Survey Shows Students Growing Savvier About College Costs ROI

Maguire Associates/Fastweb Survey Reveals 91 Percent Consider Post-Graduation Employment Opportunities Important; Students Using Net Price Calculators, Social Media to Assess Affordability and Value

CONCORD, Mass. – Mar. 22, 2011 – With concerns about the economy remaining high despite the recovery, the Class of 2015 is choosing prospective colleges based on their “real” costs, as well as the return that they will provide after graduation, according to the latest research from Maguire Associates and The organizations surveyed over 21,000 high school seniors for insights into their college search and application behaviors, exploring everything from how they assess the affordability and value of a particular college to how they rely on social media when narrowing down their college options.

Families Focus on “Real” Costs and Return on Investment
“This is the third year in a row we’ve seen students’ concerns about the economy at an elevated level. As the fallout from the recession continues, institutions that want to attract quality students and engage their families need to be experts at communicating the lifetime return on an investment in their school,” said Tara Scholder, Senior Vice President, Maguire Associates. “That means focusing on the unique value proposition that they offer.”

This year, 68 percent of aspiring college freshmen surveyed report that the economy has “greatly” or “somewhat” influenced their college application choices, higher than in 2009 (60 percent), during the midst of the recession, and on a par with 2010 (64 percent). The characteristics students consider most important when choosing schools for their short lists reflect both what an investment in higher education means to them, as well as financial variables. They include:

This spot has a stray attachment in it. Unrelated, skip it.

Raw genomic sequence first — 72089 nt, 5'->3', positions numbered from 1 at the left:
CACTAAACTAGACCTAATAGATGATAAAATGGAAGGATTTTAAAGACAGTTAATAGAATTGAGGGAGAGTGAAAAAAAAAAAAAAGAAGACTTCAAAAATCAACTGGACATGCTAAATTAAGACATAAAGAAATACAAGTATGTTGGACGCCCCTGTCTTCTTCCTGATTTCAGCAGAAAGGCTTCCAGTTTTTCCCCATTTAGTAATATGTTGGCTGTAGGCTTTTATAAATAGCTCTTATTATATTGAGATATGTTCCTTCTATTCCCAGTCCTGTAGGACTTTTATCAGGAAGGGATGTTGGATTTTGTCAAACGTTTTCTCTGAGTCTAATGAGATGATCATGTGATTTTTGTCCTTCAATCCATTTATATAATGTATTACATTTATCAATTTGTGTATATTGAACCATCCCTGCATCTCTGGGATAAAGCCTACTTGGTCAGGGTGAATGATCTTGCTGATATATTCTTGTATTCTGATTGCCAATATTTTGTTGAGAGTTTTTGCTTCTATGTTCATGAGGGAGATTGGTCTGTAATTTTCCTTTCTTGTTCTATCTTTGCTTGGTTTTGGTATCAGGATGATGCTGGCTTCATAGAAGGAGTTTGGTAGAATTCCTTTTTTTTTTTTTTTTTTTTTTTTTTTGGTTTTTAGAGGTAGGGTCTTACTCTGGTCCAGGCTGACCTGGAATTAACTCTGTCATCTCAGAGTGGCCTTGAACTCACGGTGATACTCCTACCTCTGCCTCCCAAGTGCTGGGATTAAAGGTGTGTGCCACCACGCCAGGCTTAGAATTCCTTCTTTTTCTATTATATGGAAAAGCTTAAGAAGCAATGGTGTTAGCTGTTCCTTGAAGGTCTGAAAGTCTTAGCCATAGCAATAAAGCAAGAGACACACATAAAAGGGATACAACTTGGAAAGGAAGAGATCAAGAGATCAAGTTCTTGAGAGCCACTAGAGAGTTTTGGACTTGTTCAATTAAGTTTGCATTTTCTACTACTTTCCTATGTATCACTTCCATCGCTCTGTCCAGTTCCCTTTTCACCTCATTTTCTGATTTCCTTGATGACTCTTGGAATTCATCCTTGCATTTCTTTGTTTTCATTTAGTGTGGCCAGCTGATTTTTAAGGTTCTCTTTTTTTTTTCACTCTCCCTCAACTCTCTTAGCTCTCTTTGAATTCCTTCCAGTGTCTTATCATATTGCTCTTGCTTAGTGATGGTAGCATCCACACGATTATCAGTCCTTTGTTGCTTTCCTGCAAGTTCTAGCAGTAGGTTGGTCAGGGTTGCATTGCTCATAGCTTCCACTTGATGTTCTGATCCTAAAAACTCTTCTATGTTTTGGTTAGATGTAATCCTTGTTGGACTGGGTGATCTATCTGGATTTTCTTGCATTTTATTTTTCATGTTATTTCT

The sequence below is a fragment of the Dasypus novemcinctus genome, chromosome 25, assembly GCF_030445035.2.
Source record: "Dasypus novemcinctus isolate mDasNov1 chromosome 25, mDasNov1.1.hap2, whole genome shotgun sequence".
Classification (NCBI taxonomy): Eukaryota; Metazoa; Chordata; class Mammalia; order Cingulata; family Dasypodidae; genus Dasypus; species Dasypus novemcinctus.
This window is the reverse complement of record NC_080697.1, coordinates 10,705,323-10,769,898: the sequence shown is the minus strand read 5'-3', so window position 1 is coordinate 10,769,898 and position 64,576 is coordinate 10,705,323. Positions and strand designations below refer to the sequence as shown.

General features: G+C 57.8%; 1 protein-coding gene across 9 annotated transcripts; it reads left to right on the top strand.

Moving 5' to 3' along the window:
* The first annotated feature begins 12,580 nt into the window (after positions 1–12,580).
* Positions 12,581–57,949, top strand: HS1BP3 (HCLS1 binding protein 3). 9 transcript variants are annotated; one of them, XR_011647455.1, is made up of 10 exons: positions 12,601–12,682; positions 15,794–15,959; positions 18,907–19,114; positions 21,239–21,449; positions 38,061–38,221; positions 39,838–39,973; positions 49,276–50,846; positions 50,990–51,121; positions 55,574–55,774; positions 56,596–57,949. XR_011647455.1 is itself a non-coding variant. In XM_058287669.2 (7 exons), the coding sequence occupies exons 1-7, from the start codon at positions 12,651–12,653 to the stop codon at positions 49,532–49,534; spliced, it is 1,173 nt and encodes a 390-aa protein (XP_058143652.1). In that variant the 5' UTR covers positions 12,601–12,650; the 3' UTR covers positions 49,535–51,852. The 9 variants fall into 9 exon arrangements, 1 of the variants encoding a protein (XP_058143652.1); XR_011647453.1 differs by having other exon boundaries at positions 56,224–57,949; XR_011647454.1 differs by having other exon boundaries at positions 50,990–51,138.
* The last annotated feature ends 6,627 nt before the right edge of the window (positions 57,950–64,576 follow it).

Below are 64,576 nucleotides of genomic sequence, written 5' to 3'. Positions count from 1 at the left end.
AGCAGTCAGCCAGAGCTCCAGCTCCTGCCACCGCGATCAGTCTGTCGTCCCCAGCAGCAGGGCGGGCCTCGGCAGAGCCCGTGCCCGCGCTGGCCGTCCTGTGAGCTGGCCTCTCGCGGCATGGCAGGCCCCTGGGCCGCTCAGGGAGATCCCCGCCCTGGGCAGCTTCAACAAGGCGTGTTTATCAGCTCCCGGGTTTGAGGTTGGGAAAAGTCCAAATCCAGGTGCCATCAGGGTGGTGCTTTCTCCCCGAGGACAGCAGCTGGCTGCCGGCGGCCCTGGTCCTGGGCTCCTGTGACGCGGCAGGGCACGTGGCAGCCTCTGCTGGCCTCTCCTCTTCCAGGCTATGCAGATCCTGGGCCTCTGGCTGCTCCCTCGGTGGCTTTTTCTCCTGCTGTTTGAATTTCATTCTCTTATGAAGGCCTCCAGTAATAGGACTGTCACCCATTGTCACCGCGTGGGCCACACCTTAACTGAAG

• Quality of major (94 percent)
  • “Value” of education (quality and cost) (92 percent)
  • Employment opportunities after graduation (91 percent)
  • Availability of need- or merit-based aid (87 percent)
  • Total costs (87 percent)

More than half of graduating seniors (57 percent) polled are interested in using net price calculators (NPCs) even though they haven’t already. NPCs are designed to help estimate the cost of attending individual schools, based on their financial situations and aid opportunities. Congress mandated that all colleges provide net price calculators on their websites by October 2011.

“The data show that providing an accurate, easy to use NPC will give colleges and universities a strategic advantage, especially as these tools drive home the concept of net cost,” added Ms. Scholder.

“With 68 percent of aspiring college freshman respondents reporting that the economy has ‘greatly’ or ‘somewhat’ influenced their college application choices, the ability for them to secure financial aid and scholarships has become more important than ever,” said Mark Kantrowitz, publisher of Fastweb and a nationally recognized expert on student financial aid. “Fortunately, there are opportunities to help make college more affordable for them through scholarships that match a variety of student interests and aspirations.”